The Trail Blazers memorable postseason run might be over, but the the 2019 NBA Draft is right around the corner. Portland’s President of Basketball Operations Neil Olshey currently has the No. 25 pick in the draft at his disposal and he will look to supplement the Blazers’ roster with a talented prospect in the latter stages of the first round. Today we look at the two-way potential of Stanford forward KZ Okpala.
- Height: 6’9”
- Weight: 210
- Wingspan: 7’1”
- Shooting Hand: Right
- Position: SF
- Age: 20
- Projected draft range: 21-35
- PPG: 16.8 | Per 40: 20.6
- RPG: 5.7 | Per 40: 7.0
- APG: 2.0 | Per 40: 2.4
- FG%: 46.3
- 3P%: 36.8
- FT%: 67.1
Bursting with potential, Okpala’s upside begins with his terrific frame on the perimeter. Due to his length and serviceable athleticism, the California native can bother players on the interior and exterior. Offensively, Okpala took significant strides to increase his efficiency in his second year. His three-point shooting elevated to a respectable standard, which allowed him to exploit hasty closeouts delivered by aggressive defenders. Once on the move, Okpala does a good job of using his length to his advantage when attempting shots inside the arc.
Okpala’s positives start with his physical gifts and his negatives start with his lack of polish. Even after a year of noticeable improvements, he must refine his ball handling and outside shooting. Despite increasing his three-point percentage as a sophomore, his free throw accuracy failed to achieve the same gains—which is a troubling indicator for prospects making the leap to the NBA. Okpala has the tools to be an effective slasher, but for right now, he is still a straight-line dribbler. When attacking downhill, he can get into trouble with turnovers and contested shots. At the next level, Okpala must find a way to create space instead of shooting over opponents.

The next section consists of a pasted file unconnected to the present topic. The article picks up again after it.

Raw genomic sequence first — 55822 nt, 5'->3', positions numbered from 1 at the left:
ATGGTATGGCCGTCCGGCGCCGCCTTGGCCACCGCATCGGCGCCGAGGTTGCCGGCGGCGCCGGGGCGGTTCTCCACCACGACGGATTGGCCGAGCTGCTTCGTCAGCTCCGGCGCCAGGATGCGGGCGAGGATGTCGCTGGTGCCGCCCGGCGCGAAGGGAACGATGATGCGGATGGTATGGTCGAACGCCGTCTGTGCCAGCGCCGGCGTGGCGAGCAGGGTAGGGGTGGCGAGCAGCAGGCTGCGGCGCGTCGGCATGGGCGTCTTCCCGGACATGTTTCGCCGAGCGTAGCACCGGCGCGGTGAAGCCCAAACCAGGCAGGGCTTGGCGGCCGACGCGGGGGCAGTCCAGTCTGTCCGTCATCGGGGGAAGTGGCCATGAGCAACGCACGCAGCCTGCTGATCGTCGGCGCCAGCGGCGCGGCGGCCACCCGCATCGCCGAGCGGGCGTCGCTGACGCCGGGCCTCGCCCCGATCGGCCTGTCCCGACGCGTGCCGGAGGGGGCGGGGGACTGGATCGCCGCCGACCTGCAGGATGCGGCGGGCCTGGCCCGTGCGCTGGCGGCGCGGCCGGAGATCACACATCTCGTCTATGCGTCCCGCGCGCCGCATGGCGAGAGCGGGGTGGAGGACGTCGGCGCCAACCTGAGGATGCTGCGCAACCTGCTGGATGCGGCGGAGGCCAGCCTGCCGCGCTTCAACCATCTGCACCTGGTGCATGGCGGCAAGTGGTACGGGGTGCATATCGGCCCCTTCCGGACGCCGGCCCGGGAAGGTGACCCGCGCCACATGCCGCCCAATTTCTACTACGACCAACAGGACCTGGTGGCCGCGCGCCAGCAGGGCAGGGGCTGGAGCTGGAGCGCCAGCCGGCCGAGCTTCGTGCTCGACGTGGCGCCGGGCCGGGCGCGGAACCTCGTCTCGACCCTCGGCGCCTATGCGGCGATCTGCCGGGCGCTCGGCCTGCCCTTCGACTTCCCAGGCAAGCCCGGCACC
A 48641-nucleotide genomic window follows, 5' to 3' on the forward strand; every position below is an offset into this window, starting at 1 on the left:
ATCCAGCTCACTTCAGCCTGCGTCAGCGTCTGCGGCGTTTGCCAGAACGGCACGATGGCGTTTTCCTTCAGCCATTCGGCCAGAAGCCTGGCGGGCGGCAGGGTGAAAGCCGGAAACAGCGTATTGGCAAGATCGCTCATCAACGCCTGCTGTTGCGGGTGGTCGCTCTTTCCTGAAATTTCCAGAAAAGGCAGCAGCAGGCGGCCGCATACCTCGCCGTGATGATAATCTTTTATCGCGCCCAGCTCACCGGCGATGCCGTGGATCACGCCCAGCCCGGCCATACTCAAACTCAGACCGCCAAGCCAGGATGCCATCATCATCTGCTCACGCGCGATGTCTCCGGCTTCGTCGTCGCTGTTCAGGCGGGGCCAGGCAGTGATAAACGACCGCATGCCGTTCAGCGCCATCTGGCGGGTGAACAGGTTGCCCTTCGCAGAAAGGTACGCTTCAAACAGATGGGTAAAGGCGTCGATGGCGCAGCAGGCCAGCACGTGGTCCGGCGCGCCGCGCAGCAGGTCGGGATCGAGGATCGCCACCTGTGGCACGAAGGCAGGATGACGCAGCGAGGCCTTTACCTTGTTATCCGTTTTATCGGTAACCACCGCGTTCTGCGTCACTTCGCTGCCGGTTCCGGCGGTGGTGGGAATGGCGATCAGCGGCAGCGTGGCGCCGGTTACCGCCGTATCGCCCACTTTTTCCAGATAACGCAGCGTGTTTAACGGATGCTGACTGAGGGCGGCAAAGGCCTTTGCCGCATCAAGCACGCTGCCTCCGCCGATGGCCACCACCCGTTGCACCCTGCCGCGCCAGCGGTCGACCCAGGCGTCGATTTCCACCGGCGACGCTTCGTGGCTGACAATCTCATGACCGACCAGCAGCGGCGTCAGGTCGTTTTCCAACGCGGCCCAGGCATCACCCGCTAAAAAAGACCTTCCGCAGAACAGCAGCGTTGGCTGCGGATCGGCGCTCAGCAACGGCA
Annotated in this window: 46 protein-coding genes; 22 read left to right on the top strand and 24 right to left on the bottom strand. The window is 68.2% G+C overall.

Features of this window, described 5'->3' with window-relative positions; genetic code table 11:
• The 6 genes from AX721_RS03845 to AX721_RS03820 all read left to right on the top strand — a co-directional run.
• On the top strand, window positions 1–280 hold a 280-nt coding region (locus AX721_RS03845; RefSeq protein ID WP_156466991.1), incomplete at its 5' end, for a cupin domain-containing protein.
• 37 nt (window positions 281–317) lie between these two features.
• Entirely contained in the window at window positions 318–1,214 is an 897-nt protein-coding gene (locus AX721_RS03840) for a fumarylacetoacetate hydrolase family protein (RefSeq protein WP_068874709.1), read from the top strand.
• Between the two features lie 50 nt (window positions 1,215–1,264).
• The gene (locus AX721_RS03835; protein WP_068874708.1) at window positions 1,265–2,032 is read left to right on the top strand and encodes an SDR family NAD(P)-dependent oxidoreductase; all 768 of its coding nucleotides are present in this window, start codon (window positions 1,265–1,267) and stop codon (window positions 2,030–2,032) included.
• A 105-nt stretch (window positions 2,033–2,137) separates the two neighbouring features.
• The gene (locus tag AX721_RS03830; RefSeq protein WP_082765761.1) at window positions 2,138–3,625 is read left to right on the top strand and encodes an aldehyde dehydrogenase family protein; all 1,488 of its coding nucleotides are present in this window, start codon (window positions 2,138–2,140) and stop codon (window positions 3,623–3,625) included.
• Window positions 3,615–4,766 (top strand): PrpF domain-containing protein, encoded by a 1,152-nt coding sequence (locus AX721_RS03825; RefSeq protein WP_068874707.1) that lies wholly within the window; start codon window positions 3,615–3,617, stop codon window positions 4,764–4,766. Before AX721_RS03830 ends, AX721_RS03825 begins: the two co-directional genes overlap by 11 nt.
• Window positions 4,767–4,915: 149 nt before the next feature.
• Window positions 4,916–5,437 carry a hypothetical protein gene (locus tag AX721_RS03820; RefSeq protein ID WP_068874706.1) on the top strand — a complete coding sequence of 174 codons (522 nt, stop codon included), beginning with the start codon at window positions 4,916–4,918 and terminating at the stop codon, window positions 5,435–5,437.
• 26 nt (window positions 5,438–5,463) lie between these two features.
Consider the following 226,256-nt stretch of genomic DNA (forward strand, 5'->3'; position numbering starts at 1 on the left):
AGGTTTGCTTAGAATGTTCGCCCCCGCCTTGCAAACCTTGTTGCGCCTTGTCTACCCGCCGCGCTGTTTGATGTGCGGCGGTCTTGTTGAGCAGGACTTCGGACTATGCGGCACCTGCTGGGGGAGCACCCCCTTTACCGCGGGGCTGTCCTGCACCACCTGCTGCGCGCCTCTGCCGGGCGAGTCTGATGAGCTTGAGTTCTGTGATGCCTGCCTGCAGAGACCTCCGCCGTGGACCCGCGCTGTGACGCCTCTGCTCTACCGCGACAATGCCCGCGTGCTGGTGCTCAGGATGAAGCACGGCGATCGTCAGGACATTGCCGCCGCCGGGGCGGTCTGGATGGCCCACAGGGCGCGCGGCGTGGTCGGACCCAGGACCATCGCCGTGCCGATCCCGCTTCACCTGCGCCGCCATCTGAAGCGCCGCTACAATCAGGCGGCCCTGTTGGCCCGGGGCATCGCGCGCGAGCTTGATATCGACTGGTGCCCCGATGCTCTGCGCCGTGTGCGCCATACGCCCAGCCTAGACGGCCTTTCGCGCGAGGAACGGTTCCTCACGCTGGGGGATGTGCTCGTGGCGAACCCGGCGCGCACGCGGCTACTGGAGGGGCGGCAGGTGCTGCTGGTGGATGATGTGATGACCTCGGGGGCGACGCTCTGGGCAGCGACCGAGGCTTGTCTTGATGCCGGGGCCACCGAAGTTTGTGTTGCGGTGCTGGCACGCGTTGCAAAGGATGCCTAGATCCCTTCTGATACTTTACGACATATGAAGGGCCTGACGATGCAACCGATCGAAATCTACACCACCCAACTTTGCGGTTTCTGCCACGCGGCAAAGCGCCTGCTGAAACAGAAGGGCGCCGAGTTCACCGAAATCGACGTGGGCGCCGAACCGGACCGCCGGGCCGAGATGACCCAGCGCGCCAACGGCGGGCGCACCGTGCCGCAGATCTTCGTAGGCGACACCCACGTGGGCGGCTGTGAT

Stanford’s 15-16 record last season didn’t drive a ton of coverage, but Okpala’s emergence did capture attention. After starting in 29 games, the 20-year-old forward earned a spot on the All-Pac-12 First Team. Okpala is embarking on an unfamiliar path in regards to his journey to the NBA. It is rare for Stanford players to leave early for the professional ranks. Okpala is set to join Robin and Brook Lopez on a short list of Cardinal players to make the leap to the NBA ahead of schedule.
Okpala has all the physical tools to thrive at a position of need in the NBA. If he returned to school and continued to improve his efficiency, he would likely be in the lottery discussion for the 2020 NBA Draft. With that in mind, the team that selects Okpala must have a clear plan to cultivate the under-developed parts of his game. Offense aside, his length should allow him to see the court in defense-first scenarios. Given the improvements he has already made in two seasons at Stanford, Okpala could blossom into a late-round steal for a contending team.
The Blazers are facing real questions when it comes to the future of their forward rotation. In the last two drafts, Portland has invested in guards and post players. It would make sense for the Blazers to take a long look at Okpala if he is still on the table when they are on the clock. His fit on the defensive end is obvious, but he will need time to develop into a reliable floor spacer on the other end. Coach Terry Stotts’ staff has shown they can extract every ounce of potential from post-lottery prospects—making Okpala an intriguing option for Portland.
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